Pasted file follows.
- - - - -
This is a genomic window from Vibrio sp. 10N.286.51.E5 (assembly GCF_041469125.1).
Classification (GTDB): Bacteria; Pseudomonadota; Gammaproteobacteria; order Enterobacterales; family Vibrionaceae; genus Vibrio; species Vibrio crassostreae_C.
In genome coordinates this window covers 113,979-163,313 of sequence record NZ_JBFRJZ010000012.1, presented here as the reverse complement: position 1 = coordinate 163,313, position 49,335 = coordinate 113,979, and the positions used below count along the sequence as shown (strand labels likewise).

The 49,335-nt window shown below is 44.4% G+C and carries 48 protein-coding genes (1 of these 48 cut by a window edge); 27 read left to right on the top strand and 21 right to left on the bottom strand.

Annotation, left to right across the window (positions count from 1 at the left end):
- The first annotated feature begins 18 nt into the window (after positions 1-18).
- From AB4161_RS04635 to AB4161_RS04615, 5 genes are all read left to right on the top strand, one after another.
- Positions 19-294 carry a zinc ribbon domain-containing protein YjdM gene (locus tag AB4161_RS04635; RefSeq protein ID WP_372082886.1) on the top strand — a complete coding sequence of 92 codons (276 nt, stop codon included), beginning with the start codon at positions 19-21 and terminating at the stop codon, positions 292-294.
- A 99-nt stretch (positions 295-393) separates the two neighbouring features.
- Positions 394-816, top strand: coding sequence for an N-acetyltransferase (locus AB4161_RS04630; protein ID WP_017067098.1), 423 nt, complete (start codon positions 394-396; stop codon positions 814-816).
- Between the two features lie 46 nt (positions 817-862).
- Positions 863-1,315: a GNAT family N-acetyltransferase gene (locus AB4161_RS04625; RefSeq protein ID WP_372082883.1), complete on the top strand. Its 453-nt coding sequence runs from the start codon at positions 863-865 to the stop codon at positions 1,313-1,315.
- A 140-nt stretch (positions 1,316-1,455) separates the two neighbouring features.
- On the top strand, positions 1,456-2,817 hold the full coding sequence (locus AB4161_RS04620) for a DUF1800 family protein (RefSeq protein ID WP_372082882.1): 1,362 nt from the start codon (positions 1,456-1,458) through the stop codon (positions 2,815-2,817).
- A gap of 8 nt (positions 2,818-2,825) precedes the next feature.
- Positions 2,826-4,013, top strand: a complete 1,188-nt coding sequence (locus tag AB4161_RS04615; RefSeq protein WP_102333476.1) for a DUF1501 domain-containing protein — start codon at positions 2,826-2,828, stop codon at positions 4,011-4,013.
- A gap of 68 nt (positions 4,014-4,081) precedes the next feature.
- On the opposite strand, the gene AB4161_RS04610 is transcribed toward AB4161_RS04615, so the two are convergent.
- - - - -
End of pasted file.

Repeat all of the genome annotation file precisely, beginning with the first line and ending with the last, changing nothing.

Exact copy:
This is a genomic window from Vibrio sp. 10N.286.51.E5 (assembly GCF_041469125.1).
Classification (GTDB): Bacteria; Pseudomonadota; Gammaproteobacteria; order Enterobacterales; family Vibrionaceae; genus Vibrio; species Vibrio crassostreae_C.
In genome coordinates this window covers 113,979-163,313 of sequence record NZ_JBFRJZ010000012.1, presented here as the reverse complement: position 1 = coordinate 163,313, position 49,335 = coordinate 113,979, and the positions used below count along the sequence as shown (strand labels likewise).

The 49,335-nt window shown below is 44.4% G+C and carries 48 protein-coding genes (1 of these 48 cut by a window edge); 27 read left to right on the top strand and 21 right to left on the bottom strand.

Annotation, left to right across the window (positions count from 1 at the left end):
- The first annotated feature begins 18 nt into the window (after positions 1-18).
- From AB4161_RS04635 to AB4161_RS04615, 5 genes are all read left to right on the top strand, one after another.
- Positions 19-294 carry a zinc ribbon domain-containing protein YjdM gene (locus tag AB4161_RS04635; RefSeq protein ID WP_372082886.1) on the top strand — a complete coding sequence of 92 codons (276 nt, stop codon included), beginning with the start codon at positions 19-21 and terminating at the stop codon, positions 292-294.
- A 99-nt stretch (positions 295-393) separates the two neighbouring features.
- Positions 394-816, top strand: coding sequence for an N-acetyltransferase (locus AB4161_RS04630; protein ID WP_017067098.1), 423 nt, complete (start codon positions 394-396; stop codon positions 814-816).
- Between the two features lie 46 nt (positions 817-862).
- Positions 863-1,315: a GNAT family N-acetyltransferase gene (locus AB4161_RS04625; RefSeq protein ID WP_372082883.1), complete on the top strand. Its 453-nt coding sequence runs from the start codon at positions 863-865 to the stop codon at positions 1,313-1,315.
- A 140-nt stretch (positions 1,316-1,455) separates the two neighbouring features.
- On the top strand, positions 1,456-2,817 hold the full coding sequence (locus AB4161_RS04620) for a DUF1800 family protein (RefSeq protein ID WP_372082882.1): 1,362 nt from the start codon (positions 1,456-1,458) through the stop codon (positions 2,815-2,817).
- A gap of 8 nt (positions 2,818-2,825) precedes the next feature.
- Positions 2,826-4,013, top strand: a complete 1,188-nt coding sequence (locus tag AB4161_RS04615; RefSeq protein WP_102333476.1) for a DUF1501 domain-containing protein — start codon at positions 2,826-2,828, stop codon at positions 4,011-4,013.
- A gap of 68 nt (positions 4,014-4,081) precedes the next feature.
- On the opposite strand, the gene AB4161_RS04610 is transcribed toward AB4161_RS04615, so the two are convergent.